Race plays a factor when doctors prescribe opioids to treat chronic pain. That’s the finding of a new study from Yale University.
Researchers say black patients, who receive opioid painkillers such as Oxycontin and Percocet for long-term treatment, are more likely than whites to be tested for illicit drug use.
And of those who are black and test positive, clinicians are more likely to stop prescribing opioids, even though research has shown that whites are the group at highest risk for overdose and death.
Dr. Julie Gaither, the lead researcher on the study, recently spoke with Morning Edition host Tom Kuser about the study, which examined the records of 15,000 patients treated by the Veterans Administration.
Gaither said another key finding was how many patients remained on opioids even though they tested positive for controlled substances.
Ninety percent of the 15,000 we tested continued to receive opioid therapy even after testing positive for cocaine or marijuana. And I think that’s particularly troubling because these are patients who are at higher risk for overdose because they are engaging in a behavior that could exacerbate the risk for overdose.
So that occuring at the same time that the black patients were more likely than the white patients to lose their opioid treatments once they tested positive for illicit drugs?
Right. Among those who test positive, 90 percent continued to receive opioids, but, when you look among those who test positive for cocaine or marijuana, blacks are twice as like to have opioids discontinued if they test positive for marijuana and three times more likely to have opioids discontinued if they test positive for cocaine.
Do you know what happened to these patients once their treatment was ended?
We do not. That’s one of the limitations for this study. This was a review for about 15,000 medical records for patients receiving care at the VA. Because it was a review of the electronic medical records, we don’t know the circumstances behind why the treatment was discontinued and what happened to the patients going forward.
And this goes back a ways. All the way back to 2000 and ending at 2010 in terms of the data you were able to use for research.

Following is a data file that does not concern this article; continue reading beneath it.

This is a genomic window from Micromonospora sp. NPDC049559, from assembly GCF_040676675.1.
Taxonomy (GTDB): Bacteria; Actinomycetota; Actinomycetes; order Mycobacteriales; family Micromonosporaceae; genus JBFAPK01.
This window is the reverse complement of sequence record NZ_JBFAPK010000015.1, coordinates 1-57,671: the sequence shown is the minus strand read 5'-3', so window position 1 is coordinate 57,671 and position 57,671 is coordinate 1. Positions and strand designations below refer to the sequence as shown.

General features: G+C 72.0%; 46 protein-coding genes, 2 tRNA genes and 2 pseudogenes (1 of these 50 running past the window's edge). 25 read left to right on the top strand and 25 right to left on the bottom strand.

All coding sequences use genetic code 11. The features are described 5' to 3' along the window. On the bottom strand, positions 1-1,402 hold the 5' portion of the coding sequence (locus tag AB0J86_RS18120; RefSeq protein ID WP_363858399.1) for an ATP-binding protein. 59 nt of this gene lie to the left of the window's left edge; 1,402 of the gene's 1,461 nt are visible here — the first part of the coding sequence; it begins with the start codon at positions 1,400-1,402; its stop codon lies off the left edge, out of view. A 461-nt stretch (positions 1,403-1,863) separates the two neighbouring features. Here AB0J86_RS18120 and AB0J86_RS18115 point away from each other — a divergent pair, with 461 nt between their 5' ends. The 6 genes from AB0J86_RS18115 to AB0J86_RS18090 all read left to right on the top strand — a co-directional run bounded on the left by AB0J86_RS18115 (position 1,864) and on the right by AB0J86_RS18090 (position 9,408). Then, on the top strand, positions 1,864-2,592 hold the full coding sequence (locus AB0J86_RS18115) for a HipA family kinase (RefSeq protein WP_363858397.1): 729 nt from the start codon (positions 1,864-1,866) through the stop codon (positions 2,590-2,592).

Right, so we looked from 2000 to 2010.
According to the Centers for Disease Control and Prevention, more than 40 percent of U.S. opioid deaths in 2016 involved a prescription opioid. In your study, you point out that efforts to curb this crisis on limiting overprescriptions, but less attention has been paid to how providers monitor and treat patients once they begin taking opioids. Why would monitoring the use of opioids be more effective?
Well, I think that just a clear understanding of who the patient is, whether they have a substance use disorder history, a history of mental illness, whether they’ve used illicit drugs in the past, and closely monitoring patients once treatment begins.
We’ve looked before to see whether clinicians are adhering to these guidelines in terms of not only urine drug testing but also frequency of visits and assessments of mental illness and substance use disorder prior to starting treatment. And we found the vast majority of patients do not receive care in accordance with the clinical practice guidelines, which have been in place since the early 2000s.
The VA has their own guidelines which have been in place since 2003. So yes, I think that it’s important that overprescription is addressed, but it’s also important to monitor patients that are being prescribed opioids.
What will you do with the information that you found?
Well we hope that going forward clinicians will take the findings from this study and adhere to the guidelines from the CDC in particular with the recommendation to test all patients, at least initially and then at least annually thereafter starting treatment.
Dr. Julie Gaither of Yale University, thank you for your time today, appreciate it.